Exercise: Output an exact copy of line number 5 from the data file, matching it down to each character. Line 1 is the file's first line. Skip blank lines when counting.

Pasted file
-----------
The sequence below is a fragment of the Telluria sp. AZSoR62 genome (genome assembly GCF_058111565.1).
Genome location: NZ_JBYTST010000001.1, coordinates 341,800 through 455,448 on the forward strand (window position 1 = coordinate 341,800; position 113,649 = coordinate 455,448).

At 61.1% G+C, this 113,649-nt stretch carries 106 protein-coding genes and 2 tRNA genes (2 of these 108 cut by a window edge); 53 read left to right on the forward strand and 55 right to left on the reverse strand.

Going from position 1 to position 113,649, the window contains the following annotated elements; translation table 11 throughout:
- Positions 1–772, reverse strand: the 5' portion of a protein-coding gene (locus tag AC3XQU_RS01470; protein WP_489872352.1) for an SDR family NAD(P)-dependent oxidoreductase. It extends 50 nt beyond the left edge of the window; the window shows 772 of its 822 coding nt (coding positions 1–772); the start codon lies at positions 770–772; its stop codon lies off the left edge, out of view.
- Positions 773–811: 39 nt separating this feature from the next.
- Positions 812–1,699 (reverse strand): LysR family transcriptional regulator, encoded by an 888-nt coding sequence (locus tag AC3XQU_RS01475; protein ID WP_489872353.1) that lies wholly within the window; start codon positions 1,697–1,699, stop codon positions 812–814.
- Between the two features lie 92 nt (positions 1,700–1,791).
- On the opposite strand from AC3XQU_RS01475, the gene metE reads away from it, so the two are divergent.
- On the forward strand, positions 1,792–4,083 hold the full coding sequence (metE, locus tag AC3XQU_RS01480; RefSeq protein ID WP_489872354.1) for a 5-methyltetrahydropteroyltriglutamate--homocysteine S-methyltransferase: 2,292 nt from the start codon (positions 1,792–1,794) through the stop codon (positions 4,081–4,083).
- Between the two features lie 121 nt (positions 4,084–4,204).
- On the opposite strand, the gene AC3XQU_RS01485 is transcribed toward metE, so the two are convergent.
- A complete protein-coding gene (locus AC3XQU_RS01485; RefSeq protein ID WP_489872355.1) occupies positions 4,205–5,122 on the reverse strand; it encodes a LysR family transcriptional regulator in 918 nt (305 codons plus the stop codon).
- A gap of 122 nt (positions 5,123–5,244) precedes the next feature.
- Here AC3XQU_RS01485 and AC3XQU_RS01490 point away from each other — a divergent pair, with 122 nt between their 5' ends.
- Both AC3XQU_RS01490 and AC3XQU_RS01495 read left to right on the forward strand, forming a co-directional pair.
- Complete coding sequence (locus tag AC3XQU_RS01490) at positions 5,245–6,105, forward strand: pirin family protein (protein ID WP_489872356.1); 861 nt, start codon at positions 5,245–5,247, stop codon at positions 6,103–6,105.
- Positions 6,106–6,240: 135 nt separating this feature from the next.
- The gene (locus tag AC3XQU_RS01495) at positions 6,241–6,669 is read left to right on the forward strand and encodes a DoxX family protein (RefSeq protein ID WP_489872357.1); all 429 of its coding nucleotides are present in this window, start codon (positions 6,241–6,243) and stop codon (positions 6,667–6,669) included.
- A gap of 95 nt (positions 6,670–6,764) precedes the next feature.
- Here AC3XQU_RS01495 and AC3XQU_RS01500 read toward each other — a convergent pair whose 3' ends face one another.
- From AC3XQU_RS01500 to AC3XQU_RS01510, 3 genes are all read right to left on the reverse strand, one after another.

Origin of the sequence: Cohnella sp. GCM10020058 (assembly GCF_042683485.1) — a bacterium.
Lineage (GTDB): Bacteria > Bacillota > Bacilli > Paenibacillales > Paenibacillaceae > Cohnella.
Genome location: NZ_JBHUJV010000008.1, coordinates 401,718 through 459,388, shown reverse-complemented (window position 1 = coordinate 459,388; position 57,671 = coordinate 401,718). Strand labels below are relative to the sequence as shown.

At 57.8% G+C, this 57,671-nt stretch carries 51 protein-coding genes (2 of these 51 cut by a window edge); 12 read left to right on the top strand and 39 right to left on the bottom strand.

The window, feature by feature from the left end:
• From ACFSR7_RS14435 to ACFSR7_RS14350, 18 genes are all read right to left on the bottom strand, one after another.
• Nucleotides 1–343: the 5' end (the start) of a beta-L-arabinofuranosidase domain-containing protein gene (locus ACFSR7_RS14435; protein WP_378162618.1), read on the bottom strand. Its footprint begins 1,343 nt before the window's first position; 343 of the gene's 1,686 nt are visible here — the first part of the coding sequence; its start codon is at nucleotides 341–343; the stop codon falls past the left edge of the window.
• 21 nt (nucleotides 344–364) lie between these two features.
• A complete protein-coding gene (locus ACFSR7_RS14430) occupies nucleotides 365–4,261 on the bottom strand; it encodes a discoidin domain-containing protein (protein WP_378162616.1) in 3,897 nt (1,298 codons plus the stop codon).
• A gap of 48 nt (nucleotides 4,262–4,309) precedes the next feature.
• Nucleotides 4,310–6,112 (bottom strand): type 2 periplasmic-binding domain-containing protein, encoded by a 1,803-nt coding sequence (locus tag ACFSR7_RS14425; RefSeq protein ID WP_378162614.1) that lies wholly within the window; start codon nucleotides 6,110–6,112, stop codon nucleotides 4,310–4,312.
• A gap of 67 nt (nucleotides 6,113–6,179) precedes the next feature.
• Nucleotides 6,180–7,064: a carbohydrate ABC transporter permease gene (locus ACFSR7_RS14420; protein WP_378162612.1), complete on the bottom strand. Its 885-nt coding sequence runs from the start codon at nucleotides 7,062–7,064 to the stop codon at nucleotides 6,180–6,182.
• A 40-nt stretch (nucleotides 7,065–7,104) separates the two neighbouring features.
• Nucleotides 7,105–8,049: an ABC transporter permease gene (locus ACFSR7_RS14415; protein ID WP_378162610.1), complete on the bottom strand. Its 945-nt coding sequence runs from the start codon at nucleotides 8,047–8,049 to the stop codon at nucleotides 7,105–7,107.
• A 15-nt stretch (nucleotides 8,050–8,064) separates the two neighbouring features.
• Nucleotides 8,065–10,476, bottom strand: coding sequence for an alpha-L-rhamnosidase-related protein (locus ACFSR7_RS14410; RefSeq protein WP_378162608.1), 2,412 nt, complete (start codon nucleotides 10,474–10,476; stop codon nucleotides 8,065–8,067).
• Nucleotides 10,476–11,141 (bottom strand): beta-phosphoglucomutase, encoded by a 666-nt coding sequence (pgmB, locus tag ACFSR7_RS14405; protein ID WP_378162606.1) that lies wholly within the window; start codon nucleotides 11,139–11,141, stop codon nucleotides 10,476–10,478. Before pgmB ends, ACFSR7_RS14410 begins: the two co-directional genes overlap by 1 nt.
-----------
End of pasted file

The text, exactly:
- Positions 1–772, reverse strand: the 5' portion of a protein-coding gene (locus tag AC3XQU_RS01470; protein WP_489872352.1) for an SDR family NAD(P)-dependent oxidoreductase. It extends 50 nt beyond the left edge of the window; the window shows 772 of its 822 coding nt (coding positions 1–772); the start codon lies at positions 770–772; its stop codon lies off the left edge, out of view.